What’s New in jBPM 5.0?
jBPM5 makes sure that the (executable) business process itself can be understood by business analysts.
Kris Verlaenen is leading the jBPM project at JBoss. He is also one of the core developers of the Drools project, to which he started contributing in 2006. After finishing his PhD in Computer Science in 2008, he joined JBoss full-time and became the Drools Flow lead. He is currently leading the jBPM project and contributed to the BPMN 2.0 specification task force. He also has a keen interest in the healthcare domain, one of the areas that have already shown to have a great need for a unified process, rule and event processing framework.
Version 5.0 of the jBPM Business Process Management suite has just been released. JAXenter speaks to Kris Verlaenen, jBPM project lead, on what’s new in this release, and how the BPMN 2.0 specification affected jBPM 5.0……
JAXenter: How does jBPM attempt to bridge the gap between business analysts and developers?
Kris Verlaenen: To bridge the gap between business analysts and developers, one must make sure they use the same language to communicate. jBPM5 makes sure that the (executable) business process itself can be understood by business analysts, by making sure the business process uses higher-level representations, removes (or hides) implementation details, uses domain-specific representations that are easily understood by the business analyst, etc.
There is no mapping between a representation understood by business analysts and an underlying implementation generated from that representation by developers, as this can lead to inconsistencies between both models, outdated representations that do no longer match with the actual implementation, etc. Business analysts and developers can communicate using the same business process representation.
JAXenter: What’s new in the recent 5.0 release?
Kris Verlaenen: jBPM 5.0 uses the latest BPMN 2.0 format for modeling business processes. This includes both Eclipse-based and web-based tooling, for developers and business users. It also introduces a new process repository, improved support for domain-specific processes (by plugging in your own node types in the palette) and mayor changes to the core engine to make it more flexible, adaptive and dynamic. Finally, it is also part of a much larger solution for modeling business knowledge where business processes can easily be combined with business rules and complex event processing to offer the kind of flexibility and interoperability that is needed nowadays in more complex real-life business use cases.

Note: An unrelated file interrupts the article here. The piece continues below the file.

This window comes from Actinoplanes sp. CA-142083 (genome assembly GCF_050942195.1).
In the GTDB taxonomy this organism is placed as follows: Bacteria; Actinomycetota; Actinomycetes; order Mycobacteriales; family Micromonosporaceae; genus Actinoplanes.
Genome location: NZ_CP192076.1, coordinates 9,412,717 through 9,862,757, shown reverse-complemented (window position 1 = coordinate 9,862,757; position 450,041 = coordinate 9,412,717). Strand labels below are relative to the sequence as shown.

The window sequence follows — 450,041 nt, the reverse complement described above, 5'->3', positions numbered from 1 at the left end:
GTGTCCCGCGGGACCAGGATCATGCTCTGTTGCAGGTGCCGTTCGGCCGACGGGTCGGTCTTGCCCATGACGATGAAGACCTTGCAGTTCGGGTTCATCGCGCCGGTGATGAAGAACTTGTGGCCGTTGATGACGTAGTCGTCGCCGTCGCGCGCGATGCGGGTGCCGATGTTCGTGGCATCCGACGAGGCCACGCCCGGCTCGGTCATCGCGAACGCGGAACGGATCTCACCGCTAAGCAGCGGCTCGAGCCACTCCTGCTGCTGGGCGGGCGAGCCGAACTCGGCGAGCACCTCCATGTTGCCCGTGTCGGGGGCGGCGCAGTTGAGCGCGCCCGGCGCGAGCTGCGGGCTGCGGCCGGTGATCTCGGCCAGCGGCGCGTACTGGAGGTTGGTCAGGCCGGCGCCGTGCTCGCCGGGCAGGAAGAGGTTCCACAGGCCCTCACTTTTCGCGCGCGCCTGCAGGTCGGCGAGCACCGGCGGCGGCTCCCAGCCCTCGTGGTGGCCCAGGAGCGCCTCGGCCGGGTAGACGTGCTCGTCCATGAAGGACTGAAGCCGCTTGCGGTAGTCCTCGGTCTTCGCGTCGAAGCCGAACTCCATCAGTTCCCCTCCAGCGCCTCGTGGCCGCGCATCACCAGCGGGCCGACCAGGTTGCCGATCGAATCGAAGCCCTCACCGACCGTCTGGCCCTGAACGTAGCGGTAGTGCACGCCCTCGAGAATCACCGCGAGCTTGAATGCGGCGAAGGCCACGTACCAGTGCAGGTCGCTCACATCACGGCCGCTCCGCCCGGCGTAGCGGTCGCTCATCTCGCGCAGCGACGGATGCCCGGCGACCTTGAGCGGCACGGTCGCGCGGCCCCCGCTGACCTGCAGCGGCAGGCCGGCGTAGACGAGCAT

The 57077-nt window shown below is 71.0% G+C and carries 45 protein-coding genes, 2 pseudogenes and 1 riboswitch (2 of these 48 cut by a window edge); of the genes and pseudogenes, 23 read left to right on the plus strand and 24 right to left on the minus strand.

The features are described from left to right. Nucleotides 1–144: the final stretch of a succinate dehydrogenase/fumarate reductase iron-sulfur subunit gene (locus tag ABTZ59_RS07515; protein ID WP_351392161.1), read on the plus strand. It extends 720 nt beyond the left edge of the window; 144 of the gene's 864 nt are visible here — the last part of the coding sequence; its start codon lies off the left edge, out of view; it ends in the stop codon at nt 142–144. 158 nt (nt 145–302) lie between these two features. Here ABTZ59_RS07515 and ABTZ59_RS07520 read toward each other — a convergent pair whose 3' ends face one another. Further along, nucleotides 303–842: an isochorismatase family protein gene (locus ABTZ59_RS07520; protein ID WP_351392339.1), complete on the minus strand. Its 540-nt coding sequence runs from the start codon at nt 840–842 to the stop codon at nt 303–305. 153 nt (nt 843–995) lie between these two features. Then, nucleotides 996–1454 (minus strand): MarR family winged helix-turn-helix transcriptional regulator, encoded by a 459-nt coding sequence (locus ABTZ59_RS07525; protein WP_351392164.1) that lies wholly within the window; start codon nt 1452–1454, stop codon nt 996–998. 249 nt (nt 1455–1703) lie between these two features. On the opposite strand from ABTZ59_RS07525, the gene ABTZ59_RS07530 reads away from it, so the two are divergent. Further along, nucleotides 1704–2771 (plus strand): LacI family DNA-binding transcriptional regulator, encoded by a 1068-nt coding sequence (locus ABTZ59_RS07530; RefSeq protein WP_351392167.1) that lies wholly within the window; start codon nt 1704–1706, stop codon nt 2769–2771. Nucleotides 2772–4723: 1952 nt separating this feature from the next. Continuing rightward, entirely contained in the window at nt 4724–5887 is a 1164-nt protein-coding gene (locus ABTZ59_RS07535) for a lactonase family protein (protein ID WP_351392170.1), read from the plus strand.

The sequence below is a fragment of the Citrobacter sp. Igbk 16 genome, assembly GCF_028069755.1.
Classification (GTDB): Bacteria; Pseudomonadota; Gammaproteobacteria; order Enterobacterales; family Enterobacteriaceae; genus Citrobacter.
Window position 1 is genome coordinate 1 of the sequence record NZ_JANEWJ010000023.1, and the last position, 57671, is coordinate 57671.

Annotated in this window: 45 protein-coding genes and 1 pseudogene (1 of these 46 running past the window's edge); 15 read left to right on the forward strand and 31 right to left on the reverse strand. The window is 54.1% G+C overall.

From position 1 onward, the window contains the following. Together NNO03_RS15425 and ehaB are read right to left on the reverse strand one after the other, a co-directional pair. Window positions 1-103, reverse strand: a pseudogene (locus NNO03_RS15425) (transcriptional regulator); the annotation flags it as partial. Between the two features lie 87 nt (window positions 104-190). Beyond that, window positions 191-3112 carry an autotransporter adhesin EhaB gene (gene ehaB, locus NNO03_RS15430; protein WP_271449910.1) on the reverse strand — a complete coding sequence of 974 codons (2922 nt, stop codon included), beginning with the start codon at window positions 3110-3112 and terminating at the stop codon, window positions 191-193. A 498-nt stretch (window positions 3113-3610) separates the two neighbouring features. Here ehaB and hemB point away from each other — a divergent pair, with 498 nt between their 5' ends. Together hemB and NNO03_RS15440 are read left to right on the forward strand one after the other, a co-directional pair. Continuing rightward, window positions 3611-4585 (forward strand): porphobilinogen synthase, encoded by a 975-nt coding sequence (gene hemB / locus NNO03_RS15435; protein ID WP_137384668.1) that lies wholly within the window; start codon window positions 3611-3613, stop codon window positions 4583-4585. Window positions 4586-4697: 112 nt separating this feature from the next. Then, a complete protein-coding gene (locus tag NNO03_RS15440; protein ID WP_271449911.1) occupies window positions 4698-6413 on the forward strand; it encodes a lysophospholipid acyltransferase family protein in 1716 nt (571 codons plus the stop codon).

JAXenter: How does the 5.0 release adhere to the latest BPMN 2.0 specification?
Kris Verlaenen: The jBPM 5.0 core engine supports native execution of business processes using the BPMN 2.0 XML format. It already supports a large set of elements and attributes as defined in the BPMN 2.0 specification for modeling so-called “executable” business processes. It offers both Eclipse-based and web-based business process modeling using the BPMN 2.0 XML. We try to stay as close as possible to the BPMN 2.0 specification, only introducing a few custom extensions whenever we believe them to be valuable. This means that processes created using other tooling that can export BPMN 2.0 XML can also be imported and executed in jBPM5.
JAXenter: The 5.1 edition is currently scheduled for release in May. What can we expect from this release?
Kris Verlaenen: While jBPM 5.0 focuses mostly on business process execution in a Java environment (J2SE / J2EE), the next release will first of all extend the various language constructs to better support web service orchestration. On top of that, it will also include a new fully compliant BPMN 2.0 Eclipse editor and improved support for plugging in domain-specific nodes using a repository where predefined node types can be selected and imported. Finally, we will extend our Business Activity Monitoring (BAM) support, adding improved support for listening to the process engine in real time and generating reports or triggering direct intervention based on the collected data.